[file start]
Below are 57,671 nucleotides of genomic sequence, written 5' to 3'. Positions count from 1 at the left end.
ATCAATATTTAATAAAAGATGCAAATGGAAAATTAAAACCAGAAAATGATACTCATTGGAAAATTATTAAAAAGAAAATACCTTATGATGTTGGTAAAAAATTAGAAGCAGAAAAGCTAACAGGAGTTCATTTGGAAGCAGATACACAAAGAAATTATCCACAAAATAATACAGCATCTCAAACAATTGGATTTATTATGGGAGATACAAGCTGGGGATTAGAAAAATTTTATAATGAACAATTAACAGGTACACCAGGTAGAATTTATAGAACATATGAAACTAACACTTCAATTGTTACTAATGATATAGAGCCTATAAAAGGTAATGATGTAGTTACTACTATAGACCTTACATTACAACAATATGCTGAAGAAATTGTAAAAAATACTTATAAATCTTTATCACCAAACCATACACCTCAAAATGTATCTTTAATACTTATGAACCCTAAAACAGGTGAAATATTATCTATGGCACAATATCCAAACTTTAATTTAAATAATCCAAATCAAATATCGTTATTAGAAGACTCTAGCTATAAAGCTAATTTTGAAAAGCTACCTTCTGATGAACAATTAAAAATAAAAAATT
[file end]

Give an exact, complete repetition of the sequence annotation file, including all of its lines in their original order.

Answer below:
Below are 57,671 nucleotides of genomic sequence, written 5' to 3'. Positions count from 1 at the left end.
ATCAATATTTAATAAAAGATGCAAATGGAAAATTAAAACCAGAAAATGATACTCATTGGAAAATTATTAAAAAGAAAATACCTTATGATGTTGGTAAAAAATTAGAAGCAGAAAAGCTAACAGGAGTTCATTTGGAAGCAGATACACAAAGAAATTATCCACAAAATAATACAGCATCTCAAACAATTGGATTTATTATGGGAGATACAAGCTGGGGATTAGAAAAATTTTATAATGAACAATTAACAGGTACACCAGGTAGAATTTATAGAACATATGAAACTAACACTTCAATTGTTACTAATGATATAGAGCCTATAAAAGGTAATGATGTAGTTACTACTATAGACCTTACATTACAACAATATGCTGAAGAAATTGTAAAAAATACTTATAAATCTTTATCACCAAACCATACACCTCAAAATGTATCTTTAATACTTATGAACCCTAAAACAGGTGAAATATTATCTATGGCACAATATCCAAACTTTAATTTAAATAATCCAAATCAAATATCGTTATTAGAAGACTCTAGCTATAAAGCTAATTTTGAAAAGCTACCTTCTGATGAACAATTAAAAATAAAAAATT